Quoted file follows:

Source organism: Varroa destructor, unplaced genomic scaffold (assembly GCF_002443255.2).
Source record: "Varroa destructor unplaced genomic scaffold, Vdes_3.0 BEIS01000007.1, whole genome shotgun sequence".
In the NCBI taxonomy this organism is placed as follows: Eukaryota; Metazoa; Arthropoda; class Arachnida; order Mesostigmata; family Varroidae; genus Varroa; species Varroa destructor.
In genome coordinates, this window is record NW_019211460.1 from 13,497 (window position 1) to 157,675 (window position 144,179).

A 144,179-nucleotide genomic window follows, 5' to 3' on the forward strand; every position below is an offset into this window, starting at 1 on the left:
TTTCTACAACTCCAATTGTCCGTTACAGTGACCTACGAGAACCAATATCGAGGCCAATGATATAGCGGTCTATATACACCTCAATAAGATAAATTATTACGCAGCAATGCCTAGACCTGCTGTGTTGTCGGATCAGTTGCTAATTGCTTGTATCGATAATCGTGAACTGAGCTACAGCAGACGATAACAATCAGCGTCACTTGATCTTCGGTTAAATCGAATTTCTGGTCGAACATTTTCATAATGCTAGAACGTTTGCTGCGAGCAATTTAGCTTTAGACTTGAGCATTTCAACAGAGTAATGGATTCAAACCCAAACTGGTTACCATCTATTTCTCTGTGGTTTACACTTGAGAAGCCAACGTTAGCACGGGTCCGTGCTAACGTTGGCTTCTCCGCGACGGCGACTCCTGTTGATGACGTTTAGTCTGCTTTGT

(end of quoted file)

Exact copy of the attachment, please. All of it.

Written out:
Source organism: Varroa destructor, unplaced genomic scaffold (assembly GCF_002443255.2).
Source record: "Varroa destructor unplaced genomic scaffold, Vdes_3.0 BEIS01000007.1, whole genome shotgun sequence".
In the NCBI taxonomy this organism is placed as follows: Eukaryota; Metazoa; Arthropoda; class Arachnida; order Mesostigmata; family Varroidae; genus Varroa; species Varroa destructor.
In genome coordinates, this window is record NW_019211460.1 from 13,497 (window position 1) to 157,675 (window position 144,179).

A 144,179-nucleotide genomic window follows, 5' to 3' on the forward strand; every position below is an offset into this window, starting at 1 on the left:
TTTCTACAACTCCAATTGTCCGTTACAGTGACCTACGAGAACCAATATCGAGGCCAATGATATAGCGGTCTATATACACCTCAATAAGATAAATTATTACGCAGCAATGCCTAGACCTGCTGTGTTGTCGGATCAGTTGCTAATTGCTTGTATCGATAATCGTGAACTGAGCTACAGCAGACGATAACAATCAGCGTCACTTGATCTTCGGTTAAATCGAATTTCTGGTCGAACATTTTCATAATGCTAGAACGTTTGCTGCGAGCAATTTAGCTTTAGACTTGAGCATTTCAACAGAGTAATGGATTCAAACCCAAACTGGTTACCATCTATTTCTCTGTGGTTTACACTTGAGAAGCCAACGTTAGCACGGGTCCGTGCTAACGTTGGCTTCTCCGCGACGGCGACTCCTGTTGATGACGTTTAGTCTGCTTTGT